The Spanish countryside, full of stone ruins and curving green hills, is a perfect hiking spot.
Lannes' hand pressed upon the steering rudder, and the machine, curving from its western course, turned toward the south.
The black pursuing craft was hidden by its vast, curving bulk.
His curving flight presently brought him near three men who were talking earnestly together.
Thayer realized that the horns of his dilemma were long and curving.
Colonel Hertford would bring no false news, and he could see with his own eyes that the storm was curving toward them.
Over Rome itself there was a strange massing and curving of the clouds.
In this gallery the voice, even the lowest, followed the curving walls and could be heard all around the circuit.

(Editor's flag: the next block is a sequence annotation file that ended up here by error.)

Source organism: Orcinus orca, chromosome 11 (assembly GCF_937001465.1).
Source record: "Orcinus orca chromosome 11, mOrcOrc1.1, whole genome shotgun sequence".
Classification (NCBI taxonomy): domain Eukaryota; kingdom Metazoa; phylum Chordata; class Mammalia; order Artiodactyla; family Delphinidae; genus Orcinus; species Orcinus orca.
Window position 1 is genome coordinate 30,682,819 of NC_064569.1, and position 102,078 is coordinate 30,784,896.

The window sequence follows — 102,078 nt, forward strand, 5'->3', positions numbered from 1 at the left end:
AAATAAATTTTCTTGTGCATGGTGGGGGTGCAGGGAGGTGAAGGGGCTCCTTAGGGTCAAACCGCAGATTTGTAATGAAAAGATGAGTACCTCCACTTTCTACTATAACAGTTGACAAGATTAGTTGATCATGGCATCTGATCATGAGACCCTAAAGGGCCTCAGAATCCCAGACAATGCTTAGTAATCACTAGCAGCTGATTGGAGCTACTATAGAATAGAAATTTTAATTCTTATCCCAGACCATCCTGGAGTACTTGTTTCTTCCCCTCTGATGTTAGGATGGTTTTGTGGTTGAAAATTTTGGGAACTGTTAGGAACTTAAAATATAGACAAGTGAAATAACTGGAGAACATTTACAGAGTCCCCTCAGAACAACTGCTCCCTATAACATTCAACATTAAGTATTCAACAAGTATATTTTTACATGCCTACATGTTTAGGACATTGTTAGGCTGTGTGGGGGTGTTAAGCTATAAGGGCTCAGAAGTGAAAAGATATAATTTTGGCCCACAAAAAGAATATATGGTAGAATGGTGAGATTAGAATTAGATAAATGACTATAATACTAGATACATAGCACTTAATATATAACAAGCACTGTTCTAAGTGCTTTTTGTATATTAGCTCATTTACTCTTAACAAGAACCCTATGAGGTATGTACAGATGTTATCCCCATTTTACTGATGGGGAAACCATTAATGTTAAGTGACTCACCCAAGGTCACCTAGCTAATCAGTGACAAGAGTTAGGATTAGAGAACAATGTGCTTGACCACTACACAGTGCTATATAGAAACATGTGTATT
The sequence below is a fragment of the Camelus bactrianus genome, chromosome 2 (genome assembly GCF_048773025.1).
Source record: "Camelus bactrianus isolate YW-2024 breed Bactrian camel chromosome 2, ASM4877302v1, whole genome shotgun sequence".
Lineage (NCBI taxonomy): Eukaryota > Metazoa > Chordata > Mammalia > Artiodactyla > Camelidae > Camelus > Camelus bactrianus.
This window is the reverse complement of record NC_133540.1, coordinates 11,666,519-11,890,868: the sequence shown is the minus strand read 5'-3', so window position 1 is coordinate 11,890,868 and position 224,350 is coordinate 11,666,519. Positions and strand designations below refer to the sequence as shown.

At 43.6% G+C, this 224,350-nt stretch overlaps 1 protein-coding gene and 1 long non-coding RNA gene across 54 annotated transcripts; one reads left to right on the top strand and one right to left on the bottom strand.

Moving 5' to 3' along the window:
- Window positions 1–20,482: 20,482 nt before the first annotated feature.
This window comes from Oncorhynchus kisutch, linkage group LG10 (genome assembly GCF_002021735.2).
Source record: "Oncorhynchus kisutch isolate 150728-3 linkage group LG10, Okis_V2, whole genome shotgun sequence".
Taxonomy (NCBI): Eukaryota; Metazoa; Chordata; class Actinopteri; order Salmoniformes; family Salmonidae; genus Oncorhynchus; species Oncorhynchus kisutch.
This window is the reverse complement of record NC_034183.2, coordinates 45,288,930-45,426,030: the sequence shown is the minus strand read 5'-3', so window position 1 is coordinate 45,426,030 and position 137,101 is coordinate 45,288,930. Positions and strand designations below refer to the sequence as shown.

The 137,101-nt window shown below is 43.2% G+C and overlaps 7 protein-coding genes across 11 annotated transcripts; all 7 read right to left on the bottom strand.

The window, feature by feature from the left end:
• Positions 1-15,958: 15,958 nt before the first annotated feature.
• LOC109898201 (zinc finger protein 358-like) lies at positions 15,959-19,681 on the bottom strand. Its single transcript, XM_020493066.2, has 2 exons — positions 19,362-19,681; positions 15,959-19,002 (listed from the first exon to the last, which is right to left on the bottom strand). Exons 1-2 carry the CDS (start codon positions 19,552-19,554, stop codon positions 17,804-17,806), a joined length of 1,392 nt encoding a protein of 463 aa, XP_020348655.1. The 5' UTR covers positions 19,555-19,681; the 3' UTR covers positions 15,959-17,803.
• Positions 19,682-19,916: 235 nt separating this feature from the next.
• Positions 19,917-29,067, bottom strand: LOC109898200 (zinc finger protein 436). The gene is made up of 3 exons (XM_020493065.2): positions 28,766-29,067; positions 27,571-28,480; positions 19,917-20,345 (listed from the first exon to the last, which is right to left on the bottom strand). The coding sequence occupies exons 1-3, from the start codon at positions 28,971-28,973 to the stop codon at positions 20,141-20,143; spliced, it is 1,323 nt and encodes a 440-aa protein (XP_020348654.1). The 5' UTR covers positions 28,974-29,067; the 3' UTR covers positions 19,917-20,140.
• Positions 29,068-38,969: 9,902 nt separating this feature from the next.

The old man raised his head as a car pulled into the curving driveway.
The rather prominent dorsal fin is nearly triangular, curving only slightly backwards near the tip.
early 15c. (implied in curved), from Latin curvus "crooked, curved, bent," and curvare "to bend," both from PIE root *(s)ker- "to turn, bend" (see ring (n.)).
1690s, "curved line," from curve (v.). With reference to the female figure (usually plural, curves), from 1862; as a type of baseball pitch, from 1879.
A line or surface that deviates from straightness in a smooth, continuous fashion.
Something characterized by such a line or surface, especially a rounded line or contour of the human body.
A curved line representing variations in data on a graph.